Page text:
Having an employee caught drink driving is the time to take a deep breath. Remember the old saying ‘act in haste repent at leisure’… The festivities are approaching; everyone’s out celebrating – you have an employee caught drink driving who tells you that they were charged with a drink driving offence. So, what do you do? Your reaction will probably vary, depending on whether or not your employee’s job involves them driving on business. We’ll focus on those who drive for you as part of their job. These hold the biggest challenge for you, the employer. An employee caught drink driving and convicted of a drink driving offence can be fairly certain that they will receive a driving ban as part of their penalty. In addition to fines they might even face imprisonment in some cases. But, before you rush off in a panic, think: has your employee been convicted of an offence yet? Or are they just telling you that they have been charged and they are likely to be appearing in court to face charges? Take Care that you don’t overreact If they haven’t yet been convicted of an offence take care that you don’t over react, for example by […]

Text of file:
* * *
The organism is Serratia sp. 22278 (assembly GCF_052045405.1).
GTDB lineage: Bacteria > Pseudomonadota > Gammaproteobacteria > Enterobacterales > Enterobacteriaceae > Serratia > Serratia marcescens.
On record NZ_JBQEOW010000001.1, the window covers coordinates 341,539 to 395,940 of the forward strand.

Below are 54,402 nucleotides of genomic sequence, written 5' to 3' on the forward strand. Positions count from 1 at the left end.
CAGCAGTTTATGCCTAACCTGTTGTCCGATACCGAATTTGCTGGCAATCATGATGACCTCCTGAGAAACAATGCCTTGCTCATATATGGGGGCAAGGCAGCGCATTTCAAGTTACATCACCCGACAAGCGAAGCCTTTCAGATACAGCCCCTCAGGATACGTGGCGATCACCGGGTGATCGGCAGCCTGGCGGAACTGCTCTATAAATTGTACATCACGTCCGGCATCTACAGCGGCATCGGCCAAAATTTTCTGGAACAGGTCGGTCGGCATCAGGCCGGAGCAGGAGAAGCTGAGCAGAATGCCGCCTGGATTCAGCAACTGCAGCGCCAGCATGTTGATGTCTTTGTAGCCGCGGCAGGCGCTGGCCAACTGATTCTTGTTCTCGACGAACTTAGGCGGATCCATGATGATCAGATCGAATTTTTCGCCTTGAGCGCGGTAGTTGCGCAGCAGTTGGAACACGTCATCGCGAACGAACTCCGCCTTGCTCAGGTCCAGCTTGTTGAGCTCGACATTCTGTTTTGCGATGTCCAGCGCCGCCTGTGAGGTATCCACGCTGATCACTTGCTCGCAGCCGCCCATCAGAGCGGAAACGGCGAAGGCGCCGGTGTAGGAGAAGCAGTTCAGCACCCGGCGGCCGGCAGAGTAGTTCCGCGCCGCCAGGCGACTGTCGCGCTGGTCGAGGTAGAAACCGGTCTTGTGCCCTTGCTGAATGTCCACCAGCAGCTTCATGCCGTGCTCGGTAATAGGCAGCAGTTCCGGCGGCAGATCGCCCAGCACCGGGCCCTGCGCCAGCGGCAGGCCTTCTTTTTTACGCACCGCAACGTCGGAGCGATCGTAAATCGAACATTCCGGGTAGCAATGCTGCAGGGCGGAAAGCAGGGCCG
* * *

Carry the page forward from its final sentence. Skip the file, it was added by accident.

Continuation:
The problem We were approached by an employer in the food preparation industry employing 23 staff. They had no contracts of employment in place and few policies and procedures. The employer had a number of problems He was struggling to get staff to be flexible enough to work the overtime needed to enable him to meet sudden peaks in order levels. He had previously not hit deadlines and incurred contractual penalties because of his inability to staff the shifts needed. The employer was frustrated about a significant lost time issue which was costing him nearly £30 000 a year. He had worked out that he could have employed another 2 employees with this wasted money, or taken more money out of the business for himself. Staff were arriving for work at the start time of their shift and then taking up to twenty minutes to get changed into their protective clothing. He calculated that this was costing him nearly 2000 hours a year of unproductive time that he was paying for. At the other end of the day, staff were downing tools between 15 and 20 minutes before their shift ended to get changed into their work clothes and standing […]